The American Health Care Act (AHCA), the House Republicans’ ACA “repeal and replace” bill, was introduced in early March. The Congressional Budget Office (CBO) estimated that under the AHCA, 14 million people would lose coverage in 2018 and 24 million by 2026.   It would also reduce the federal deficit by $337 billion over the period 2017-2026. Further, CBO says that the AHCA “would tend to increase average premiums in the non-group market prior to 2020 and lower average premiums thereafter, relative to projections under current law. Although average premiums would increase prior to 2020 and decrease starting in 2020…changes in premiums relative to those under current law would differ significantly for people of different ages because of a change in age-rating rules. Under the legislation, insurers would be allowed to generally charge five times more for older enrollees than younger ones rather than three times more as under current law, substantially reducing premiums for young adults and substantially raising premiums for older people.”

A scheduled House vote in late March on the AHCA was canceled because there were not enough votes to pass the legislation. Congress left Washington for two weeks starting April 10 for a district work period—during which many members held town hall meetings on health care reform. During this work period, another version of the AHCA was negotiated by Rep. Mark Meadows (R-NC) of the conservative House Freedom Caucus, and Rep. Tom MacArthur (R-NJ), of the moderate Republican Tuesday Group that would give more flexibility to states.  While most members of the Freedom Caucus have endorsed this newly amended version of the AHCA, many in the more moderate wing of the House Republican caucus have expressed concerns with it.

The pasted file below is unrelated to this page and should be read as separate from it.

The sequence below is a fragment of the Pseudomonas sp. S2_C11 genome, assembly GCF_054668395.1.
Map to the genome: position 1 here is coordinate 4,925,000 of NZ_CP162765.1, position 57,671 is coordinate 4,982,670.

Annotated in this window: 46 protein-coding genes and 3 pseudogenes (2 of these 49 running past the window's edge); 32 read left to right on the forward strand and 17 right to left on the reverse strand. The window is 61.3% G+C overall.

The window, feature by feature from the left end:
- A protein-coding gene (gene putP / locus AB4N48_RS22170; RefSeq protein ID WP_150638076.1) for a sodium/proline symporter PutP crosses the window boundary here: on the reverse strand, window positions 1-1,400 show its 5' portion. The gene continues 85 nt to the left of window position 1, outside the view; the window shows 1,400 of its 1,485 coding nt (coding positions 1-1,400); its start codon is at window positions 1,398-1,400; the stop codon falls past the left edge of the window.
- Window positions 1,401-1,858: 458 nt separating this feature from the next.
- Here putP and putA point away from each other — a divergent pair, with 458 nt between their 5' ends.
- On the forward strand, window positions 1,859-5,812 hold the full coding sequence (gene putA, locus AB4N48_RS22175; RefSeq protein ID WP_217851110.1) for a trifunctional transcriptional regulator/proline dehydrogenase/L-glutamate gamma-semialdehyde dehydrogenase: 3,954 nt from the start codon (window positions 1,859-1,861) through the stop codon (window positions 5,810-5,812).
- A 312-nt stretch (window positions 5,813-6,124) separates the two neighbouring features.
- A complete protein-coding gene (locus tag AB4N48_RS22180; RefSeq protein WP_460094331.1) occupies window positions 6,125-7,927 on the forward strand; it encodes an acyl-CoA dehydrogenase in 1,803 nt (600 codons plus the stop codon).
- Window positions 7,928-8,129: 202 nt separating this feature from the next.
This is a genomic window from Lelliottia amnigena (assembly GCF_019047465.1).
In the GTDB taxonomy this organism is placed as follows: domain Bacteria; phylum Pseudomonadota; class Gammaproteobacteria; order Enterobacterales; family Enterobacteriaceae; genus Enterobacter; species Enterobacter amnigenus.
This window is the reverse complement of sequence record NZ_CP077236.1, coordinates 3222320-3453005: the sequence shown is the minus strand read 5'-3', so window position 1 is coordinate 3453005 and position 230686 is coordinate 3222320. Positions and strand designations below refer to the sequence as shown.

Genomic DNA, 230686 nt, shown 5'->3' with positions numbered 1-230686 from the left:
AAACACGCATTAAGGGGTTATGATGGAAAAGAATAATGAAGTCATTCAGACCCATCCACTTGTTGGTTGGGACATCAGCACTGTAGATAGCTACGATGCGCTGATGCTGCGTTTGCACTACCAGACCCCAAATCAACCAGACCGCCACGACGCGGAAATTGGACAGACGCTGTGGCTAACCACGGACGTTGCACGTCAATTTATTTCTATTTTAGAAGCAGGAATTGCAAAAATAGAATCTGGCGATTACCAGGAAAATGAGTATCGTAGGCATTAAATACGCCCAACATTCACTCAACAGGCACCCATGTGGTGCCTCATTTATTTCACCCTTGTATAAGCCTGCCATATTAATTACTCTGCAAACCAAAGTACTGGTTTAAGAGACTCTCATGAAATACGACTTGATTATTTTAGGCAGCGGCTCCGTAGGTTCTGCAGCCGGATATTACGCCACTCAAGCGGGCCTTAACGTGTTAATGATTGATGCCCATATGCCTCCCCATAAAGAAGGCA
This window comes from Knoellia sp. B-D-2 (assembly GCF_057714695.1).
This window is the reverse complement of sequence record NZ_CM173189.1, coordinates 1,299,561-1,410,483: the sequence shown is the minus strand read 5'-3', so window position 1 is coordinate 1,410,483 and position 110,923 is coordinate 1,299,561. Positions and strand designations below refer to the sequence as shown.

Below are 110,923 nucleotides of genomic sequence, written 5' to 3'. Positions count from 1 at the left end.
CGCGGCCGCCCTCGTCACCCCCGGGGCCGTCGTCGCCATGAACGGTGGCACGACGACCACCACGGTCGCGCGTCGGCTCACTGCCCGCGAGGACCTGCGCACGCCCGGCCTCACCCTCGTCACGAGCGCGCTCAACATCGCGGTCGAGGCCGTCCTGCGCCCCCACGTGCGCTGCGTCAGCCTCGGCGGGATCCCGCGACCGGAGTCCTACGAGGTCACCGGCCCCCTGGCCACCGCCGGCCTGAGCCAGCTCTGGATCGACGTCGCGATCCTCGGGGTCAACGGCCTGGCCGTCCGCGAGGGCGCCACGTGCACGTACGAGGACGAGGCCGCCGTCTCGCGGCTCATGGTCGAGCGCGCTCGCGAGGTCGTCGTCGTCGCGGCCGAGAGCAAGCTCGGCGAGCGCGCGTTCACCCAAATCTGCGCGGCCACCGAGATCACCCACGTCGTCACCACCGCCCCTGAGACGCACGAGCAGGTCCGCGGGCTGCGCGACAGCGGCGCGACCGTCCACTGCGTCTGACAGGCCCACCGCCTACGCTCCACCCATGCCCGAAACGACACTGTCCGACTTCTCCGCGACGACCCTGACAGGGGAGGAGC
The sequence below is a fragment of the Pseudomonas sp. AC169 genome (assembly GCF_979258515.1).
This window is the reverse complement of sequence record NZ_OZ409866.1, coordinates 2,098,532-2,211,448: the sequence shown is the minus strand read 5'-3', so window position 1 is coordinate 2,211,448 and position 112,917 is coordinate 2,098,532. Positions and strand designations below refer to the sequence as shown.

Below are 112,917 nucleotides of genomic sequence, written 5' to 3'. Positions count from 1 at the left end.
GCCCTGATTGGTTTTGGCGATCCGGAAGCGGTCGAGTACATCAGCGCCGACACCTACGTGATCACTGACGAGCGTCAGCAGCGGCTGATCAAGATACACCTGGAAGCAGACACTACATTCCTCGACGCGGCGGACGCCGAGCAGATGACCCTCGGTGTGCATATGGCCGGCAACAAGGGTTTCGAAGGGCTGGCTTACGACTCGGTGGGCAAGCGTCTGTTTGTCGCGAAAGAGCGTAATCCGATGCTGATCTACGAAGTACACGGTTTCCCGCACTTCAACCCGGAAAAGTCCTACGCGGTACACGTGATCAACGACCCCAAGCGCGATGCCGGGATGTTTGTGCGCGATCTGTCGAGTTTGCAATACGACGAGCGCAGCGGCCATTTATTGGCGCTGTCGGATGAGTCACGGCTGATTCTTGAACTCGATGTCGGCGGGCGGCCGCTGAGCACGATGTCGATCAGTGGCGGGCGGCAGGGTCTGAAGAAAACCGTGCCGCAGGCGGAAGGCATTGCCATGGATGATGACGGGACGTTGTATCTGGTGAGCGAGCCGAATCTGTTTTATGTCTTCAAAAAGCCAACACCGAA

Two main changes to the AHCA are:

  1. Inclusion of a provision that allows states to waive the federal rule prohibiting insurers from increasing premiums for individuals with pre-existing conditions. In order for a state to waive the rule, the state would have to apply for a waiver and create a high-risk pool.
  2. Inclusion of the essential health benefits (EHB), with the caveat that states could receive a waiver if they were able to show that waiving EHB would lower premiums, increase participation, or “advance another benefit to the public interest in the state.”

Republican leadership in the House may bring up this revised bill for a vote the week of May 1. It continues to be unclear if there are enough votes to pass the legislation.